Cost Overruns in Construction: 7 Reasons Your Project is Over Budget and What to Do About Them

October 20, 2020 Andy Lambert

A construction manager at his laptop entering figures into calculator next to yellow hard hat

Rising costs and ballooning budgets are overwhelmingly commonplace in the construction industry, with as many as 9 out of 10 projects experiencing cost overrun, as reported in a literature review by the International Journal of Innovation, Management and Technology.  

It doesn’t help that construction material costs rose by 10% in 2019, either. 

And while extenuating, unforeseen circumstances can occur that are worth quickly correcting to ensure your project timeline and budget don’t get thrown into a tailspin, most recurring cost overruns signal a deeper systemic issue that needs to be remedied to prevent further recurrence.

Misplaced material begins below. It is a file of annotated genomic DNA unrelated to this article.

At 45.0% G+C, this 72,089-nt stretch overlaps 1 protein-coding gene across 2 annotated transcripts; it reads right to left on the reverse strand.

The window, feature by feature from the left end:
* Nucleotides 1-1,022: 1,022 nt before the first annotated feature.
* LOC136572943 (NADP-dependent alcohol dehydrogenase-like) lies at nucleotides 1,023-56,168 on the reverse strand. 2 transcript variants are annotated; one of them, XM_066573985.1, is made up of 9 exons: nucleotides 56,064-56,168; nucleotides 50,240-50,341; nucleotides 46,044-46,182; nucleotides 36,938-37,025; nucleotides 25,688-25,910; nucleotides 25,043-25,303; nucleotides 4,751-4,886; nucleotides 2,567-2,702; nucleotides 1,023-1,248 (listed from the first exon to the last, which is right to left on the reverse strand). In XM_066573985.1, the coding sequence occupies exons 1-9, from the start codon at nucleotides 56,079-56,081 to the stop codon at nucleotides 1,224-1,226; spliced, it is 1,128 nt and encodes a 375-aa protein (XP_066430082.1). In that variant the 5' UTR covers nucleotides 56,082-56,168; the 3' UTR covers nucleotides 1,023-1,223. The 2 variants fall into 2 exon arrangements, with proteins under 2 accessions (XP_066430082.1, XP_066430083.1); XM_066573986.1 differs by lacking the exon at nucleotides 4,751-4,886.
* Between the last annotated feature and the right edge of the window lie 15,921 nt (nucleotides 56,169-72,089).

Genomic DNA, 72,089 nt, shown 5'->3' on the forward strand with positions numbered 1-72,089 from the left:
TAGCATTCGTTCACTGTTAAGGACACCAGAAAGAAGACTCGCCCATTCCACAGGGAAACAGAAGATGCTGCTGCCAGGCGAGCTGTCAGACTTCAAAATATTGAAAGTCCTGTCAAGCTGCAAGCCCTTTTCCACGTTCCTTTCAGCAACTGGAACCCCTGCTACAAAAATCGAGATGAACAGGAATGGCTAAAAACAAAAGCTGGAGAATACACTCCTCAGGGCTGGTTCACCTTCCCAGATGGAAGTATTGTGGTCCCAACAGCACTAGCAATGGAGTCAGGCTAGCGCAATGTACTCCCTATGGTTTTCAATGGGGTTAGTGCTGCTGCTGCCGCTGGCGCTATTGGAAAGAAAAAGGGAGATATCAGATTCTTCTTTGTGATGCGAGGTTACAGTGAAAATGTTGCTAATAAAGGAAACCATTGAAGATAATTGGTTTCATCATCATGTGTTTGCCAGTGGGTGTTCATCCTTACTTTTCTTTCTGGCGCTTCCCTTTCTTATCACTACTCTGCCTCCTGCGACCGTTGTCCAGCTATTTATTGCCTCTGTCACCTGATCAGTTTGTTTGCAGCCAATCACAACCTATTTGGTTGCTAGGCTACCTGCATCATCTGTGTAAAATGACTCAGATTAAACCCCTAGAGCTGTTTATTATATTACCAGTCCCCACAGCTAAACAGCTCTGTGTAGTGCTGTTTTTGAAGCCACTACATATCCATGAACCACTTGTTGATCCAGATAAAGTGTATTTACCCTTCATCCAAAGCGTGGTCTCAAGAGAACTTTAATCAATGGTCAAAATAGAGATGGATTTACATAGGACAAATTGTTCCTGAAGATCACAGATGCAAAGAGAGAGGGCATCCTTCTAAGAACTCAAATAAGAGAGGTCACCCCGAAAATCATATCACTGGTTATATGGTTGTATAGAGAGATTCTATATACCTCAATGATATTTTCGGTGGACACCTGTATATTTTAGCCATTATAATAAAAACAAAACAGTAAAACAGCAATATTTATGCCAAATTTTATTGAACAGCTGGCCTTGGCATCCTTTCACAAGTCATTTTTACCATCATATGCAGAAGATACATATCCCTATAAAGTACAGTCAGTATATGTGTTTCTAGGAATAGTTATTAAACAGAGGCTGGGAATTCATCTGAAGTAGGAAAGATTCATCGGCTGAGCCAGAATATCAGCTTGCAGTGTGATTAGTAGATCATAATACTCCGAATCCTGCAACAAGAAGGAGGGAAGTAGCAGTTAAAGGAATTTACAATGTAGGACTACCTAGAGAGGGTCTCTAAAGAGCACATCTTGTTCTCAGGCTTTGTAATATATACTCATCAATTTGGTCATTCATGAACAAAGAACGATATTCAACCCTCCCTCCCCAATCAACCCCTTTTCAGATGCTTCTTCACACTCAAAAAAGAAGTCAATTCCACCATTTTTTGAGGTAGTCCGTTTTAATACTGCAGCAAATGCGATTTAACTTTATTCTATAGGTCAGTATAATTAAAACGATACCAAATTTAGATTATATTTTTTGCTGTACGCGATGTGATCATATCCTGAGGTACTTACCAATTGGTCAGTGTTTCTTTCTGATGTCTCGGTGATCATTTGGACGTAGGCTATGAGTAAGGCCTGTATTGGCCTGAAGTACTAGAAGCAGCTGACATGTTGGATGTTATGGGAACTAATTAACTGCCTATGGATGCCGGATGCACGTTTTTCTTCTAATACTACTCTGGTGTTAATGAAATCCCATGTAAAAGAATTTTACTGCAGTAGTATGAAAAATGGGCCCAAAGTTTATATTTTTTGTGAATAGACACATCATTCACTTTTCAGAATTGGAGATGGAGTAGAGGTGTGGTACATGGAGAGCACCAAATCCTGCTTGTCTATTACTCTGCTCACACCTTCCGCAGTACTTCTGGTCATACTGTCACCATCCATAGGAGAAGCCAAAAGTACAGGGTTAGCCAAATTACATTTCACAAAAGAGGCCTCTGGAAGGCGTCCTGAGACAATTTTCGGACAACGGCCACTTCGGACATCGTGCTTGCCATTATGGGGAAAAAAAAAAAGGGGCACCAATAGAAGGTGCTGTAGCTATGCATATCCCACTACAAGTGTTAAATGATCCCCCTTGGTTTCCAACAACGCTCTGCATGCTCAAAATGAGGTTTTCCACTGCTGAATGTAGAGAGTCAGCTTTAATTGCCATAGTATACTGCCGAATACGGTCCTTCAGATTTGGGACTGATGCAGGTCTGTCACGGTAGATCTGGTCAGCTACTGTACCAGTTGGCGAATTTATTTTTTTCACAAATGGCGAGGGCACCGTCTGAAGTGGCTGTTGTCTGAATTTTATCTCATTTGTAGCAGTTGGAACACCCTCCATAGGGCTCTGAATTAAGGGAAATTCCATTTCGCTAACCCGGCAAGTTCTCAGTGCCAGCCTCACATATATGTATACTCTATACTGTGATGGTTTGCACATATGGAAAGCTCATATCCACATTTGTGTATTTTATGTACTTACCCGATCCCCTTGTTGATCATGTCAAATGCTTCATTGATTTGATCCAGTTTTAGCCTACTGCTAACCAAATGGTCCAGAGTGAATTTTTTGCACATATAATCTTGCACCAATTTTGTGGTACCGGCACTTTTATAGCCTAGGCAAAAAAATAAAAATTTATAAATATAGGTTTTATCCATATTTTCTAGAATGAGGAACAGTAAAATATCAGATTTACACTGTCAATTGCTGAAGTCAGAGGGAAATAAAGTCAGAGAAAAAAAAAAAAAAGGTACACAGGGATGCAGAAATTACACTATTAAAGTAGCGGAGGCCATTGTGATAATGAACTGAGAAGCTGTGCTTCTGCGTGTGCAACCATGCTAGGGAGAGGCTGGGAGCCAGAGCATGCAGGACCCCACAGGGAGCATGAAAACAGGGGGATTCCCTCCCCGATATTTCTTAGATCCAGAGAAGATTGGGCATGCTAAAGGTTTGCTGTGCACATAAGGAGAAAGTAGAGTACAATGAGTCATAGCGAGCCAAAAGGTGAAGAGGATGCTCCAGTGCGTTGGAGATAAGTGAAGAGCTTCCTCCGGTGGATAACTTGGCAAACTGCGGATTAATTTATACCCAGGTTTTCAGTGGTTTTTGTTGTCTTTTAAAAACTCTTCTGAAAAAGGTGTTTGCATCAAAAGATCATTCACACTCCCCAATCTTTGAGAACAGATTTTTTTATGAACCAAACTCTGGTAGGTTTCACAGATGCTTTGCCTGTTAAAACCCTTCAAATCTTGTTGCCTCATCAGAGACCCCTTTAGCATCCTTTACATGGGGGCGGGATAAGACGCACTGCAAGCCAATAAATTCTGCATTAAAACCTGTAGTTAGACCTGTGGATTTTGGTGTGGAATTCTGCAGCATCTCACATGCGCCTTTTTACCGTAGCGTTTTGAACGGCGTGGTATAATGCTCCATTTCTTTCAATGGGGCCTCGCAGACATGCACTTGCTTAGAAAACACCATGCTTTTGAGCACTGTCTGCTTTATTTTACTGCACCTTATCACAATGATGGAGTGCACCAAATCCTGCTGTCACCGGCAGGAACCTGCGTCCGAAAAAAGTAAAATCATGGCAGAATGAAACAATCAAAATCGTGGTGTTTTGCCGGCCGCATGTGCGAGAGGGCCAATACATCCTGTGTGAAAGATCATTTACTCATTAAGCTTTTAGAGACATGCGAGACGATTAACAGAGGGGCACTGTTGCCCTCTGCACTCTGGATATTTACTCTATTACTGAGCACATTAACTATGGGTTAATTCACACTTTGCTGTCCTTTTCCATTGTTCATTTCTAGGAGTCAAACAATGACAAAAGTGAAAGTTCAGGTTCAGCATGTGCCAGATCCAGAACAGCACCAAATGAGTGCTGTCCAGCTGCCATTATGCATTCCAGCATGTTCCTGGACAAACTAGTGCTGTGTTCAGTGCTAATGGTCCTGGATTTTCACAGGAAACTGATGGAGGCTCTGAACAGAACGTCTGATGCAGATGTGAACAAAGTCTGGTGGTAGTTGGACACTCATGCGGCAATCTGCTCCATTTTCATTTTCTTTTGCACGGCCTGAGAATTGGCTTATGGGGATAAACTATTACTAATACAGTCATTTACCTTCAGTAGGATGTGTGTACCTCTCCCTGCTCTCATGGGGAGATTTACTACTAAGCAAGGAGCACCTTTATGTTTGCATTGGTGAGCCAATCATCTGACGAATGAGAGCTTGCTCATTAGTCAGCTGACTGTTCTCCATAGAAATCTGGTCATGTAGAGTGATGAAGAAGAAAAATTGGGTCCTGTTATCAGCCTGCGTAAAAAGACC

From adopting better planning methods, to creating a culture of transparency and collaboration among your workers clients and workers alike, to implementing technology to help digitize your efforts and keep everyone continuously connected, there are plenty of methods and tools that can help identify potential cost overruns and mediate them early in the process.  

Thus, in this article, we’ll: 

  • Unpack construction overruns, 

  •  Outlay the common causes and impacts often at play,  

  • and offer some helpful tips and actionable strategies you can adopt to keep your project budget in line, with fewer surprises along the way.  

What Is Cost Overrun in Construction?